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Democracy is best served by strict separation of...

 
 
rosborne979
 
  1  
Reply Mon 20 Dec, 2004 10:39 am
Foxfyre wrote:
As a refresher, here is the text of the First Amendment:

Congress shall make no law respecting an establishment of religion, or prohibiting the free exercise thereof; or abridging the freedom of speech, or of the press; or the right of the people peaceably to assemble, and to petition the government for a redress of grievances.


The words of the amendment do not stand alone. The "intent" of the amendment is interpreted by external references as well. Jefferson's letter to the Danbury Baptist Association is historically significant to the interpretation of the intent of the amendment.

The "intent" has been interpreted as one in which the state is protected from religion, and religion is protected from the state, it goes both ways.

Despite the fact that the words, "make no law" are used in the amendment, the interpretation has been that government should "promote no position", which essentially leaves it in a secular stance.
0 Replies
 
Foxfyre
 
  1  
Reply Mon 20 Dec, 2004 11:07 am
Ros writes
Quote:
The "intent" has been interpreted as one in which the state is protected from religion, and religion is protected from the state, it goes both ways.

Despite the fact that the words, "make no law" are used in the amendment, the interpretation has been that government should "promote no position", which essentially leaves it in a secular stance.


I know that Jefferson's letter to the Danbury Baptists has been used by 'separationists' extensively; however, a careful analysis of that one phrase suggests a somewhat different intent than the way it is commonly used today. Here is an excellent little essay on that one subject:

The Myth of
the Separation of Church and State
http://www.noapathy.org/tracts/mythofseparation.html

Even as I say that, I do believe Jefferson was very aware of the dangers lurking should the church and state intermingle and I think he was explicit about that. However, his writings to the Virginia Baptists did not refer to a 'wall between church and state', and Jefferson also wrote many things like the following:

Quote:
"Among the most inestimable of our blessings, also, is that... of liberty to worship our Creator in the way we think most agreeable to His will; a liberty deemed in other countries incompatible with good government and yet proved by our experience to be its best support." --Thomas Jefferson: Reply to John Thomas et al., 1807. ME 16:291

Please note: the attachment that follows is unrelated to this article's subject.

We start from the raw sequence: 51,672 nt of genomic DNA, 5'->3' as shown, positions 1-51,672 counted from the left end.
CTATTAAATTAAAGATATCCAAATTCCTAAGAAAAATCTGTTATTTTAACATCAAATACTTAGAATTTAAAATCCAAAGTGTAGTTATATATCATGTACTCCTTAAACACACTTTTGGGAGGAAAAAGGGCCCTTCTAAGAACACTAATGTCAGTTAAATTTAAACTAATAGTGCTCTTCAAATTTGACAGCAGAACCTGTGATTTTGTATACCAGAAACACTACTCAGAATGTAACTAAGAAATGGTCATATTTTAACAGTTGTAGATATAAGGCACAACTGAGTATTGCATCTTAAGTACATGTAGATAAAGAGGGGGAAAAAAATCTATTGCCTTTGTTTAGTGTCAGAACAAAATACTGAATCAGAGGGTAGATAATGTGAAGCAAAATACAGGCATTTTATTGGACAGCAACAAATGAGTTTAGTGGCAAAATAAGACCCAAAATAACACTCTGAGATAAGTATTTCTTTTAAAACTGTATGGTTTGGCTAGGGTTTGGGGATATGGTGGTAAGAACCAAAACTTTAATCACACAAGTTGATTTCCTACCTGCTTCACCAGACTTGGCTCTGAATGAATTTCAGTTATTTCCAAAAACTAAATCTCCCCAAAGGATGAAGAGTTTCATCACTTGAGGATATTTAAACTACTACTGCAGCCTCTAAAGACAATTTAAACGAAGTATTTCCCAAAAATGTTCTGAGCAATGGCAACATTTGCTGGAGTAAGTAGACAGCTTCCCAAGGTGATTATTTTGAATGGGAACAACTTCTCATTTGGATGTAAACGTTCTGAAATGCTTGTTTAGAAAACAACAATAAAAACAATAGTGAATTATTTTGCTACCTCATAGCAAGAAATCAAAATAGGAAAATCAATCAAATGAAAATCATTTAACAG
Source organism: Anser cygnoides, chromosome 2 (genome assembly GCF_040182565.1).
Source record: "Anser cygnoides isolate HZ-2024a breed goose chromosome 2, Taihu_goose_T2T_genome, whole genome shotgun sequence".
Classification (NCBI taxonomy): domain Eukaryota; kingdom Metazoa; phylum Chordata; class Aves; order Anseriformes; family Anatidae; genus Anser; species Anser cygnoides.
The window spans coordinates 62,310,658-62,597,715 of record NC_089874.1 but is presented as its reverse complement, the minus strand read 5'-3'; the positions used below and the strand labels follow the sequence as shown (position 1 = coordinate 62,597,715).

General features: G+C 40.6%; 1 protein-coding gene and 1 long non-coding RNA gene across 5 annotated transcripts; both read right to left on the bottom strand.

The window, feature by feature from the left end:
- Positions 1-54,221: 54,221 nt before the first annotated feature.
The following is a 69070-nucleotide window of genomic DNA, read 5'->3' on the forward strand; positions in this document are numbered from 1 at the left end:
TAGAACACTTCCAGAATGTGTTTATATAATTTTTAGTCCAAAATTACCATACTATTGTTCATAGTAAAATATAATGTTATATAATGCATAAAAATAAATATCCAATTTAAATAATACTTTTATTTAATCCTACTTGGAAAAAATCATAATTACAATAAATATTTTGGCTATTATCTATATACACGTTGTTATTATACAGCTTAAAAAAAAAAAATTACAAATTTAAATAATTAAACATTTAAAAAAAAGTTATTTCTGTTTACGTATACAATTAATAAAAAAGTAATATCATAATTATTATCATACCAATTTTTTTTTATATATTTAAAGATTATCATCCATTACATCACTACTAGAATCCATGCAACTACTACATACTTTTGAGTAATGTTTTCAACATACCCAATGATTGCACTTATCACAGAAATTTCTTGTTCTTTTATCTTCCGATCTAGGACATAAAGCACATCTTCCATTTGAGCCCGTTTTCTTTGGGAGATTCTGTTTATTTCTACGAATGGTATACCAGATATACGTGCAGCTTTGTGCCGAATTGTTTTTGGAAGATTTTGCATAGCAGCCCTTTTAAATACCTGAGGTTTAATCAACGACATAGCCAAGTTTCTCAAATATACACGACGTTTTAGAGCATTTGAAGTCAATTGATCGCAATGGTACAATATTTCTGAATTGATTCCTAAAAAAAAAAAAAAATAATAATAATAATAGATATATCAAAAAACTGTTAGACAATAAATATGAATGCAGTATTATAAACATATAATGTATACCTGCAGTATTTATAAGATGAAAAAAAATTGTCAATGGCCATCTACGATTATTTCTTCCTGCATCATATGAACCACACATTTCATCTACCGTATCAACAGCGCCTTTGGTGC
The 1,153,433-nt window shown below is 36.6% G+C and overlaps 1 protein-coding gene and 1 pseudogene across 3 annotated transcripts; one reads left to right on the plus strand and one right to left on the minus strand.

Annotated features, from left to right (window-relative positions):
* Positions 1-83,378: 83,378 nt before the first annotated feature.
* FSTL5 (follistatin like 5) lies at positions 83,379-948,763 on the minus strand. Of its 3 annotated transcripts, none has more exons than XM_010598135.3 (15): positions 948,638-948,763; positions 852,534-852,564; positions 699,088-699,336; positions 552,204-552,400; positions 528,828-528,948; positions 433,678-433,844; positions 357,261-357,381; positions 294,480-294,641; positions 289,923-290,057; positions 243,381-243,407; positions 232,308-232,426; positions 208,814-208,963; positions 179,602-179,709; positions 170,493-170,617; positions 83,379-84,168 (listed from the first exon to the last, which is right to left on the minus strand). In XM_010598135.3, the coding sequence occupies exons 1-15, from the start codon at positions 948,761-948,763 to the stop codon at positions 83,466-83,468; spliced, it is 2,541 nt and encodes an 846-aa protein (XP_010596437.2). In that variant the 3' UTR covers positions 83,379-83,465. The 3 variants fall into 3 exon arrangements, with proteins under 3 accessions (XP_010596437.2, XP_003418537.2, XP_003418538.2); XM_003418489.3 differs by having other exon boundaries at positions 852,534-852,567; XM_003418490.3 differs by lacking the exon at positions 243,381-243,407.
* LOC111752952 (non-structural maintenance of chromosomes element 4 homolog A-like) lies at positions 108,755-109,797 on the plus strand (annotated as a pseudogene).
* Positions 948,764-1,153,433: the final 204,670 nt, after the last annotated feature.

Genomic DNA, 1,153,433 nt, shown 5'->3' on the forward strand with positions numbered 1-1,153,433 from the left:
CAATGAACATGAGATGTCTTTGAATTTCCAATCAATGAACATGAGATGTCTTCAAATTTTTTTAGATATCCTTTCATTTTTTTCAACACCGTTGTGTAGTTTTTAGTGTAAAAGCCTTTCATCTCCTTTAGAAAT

I think Jefferson never expected government to be devoid of all expressions of religious faith.

THis was my post 5000 by the way.....drum roll please.......
0 Replies
 
wandeljw
 
  1  
Reply Mon 20 Dec, 2004 12:25 pm
Foxfyre,

Congratulations on post #5000!

As far as what I was trying to say about the first amendment: Congress is (at the very least) prohibited from establishing a national religion.

Jefferson wrote in his autobiography how Virginia citizens, no matter what their beliefs, were taxed to support Church of England pastors. In his own words, this was a "religious tyranny" that needed to be corrected.
0 Replies
 
Foxfyre
 
  1  
Reply Mon 20 Dec, 2004 12:31 pm
Well no quarrel from me on that point wandeljw....gotta give you a nickname....but we'll get around to it. On another thread today, DTOM mentioned having to recite the Lord's Prayer in a public school class. In my interpretation of separation of Church and State, that would be a clear violation and clearly an inappropriate establishment of religion. The phrase "under God" in the pledge, however, does not teach, infer, or expect any particular understanding of who or what God is nor does it include any expectation of faith or worship and therefore that doesn't cross the line. It is not an establishment of religion.

I have a thread going on the religion forum re the current efforts to eradicate anything religious from public Christmas celebrations. That would fit right in here too I think.

And thanks for the congratulations. Smile
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wandeljw
 
  1  
Reply Mon 20 Dec, 2004 12:41 pm
Foxfyre,

My member name is based on my real name. Other A2K people have called me "wandel" or just "wand".
0 Replies
 
Foxfyre
 
  1  
Reply Mon 20 Dec, 2004 12:44 pm
Works for me. Happy to me you Wandel Smile
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Frank Apisa
 
  1  
Reply Mon 20 Dec, 2004 12:47 pm
Foxfyre wrote:
Well no quarrel from me on that point wandeljw....gotta give you a nickname....but we'll get around to it. On another thread today, DTOM mentioned having to recite the Lord's Prayer in a public school class. In my interpretation of separation of Church and State, that would be a clear violation and clearly an inappropriate establishment of religion. The phrase "under God" in the pledge, however, does not teach, infer, or expect any particular understanding of who or what God is nor does it include any expectation of faith or worship and therefore that doesn't cross the line. It is not an establishment of religion.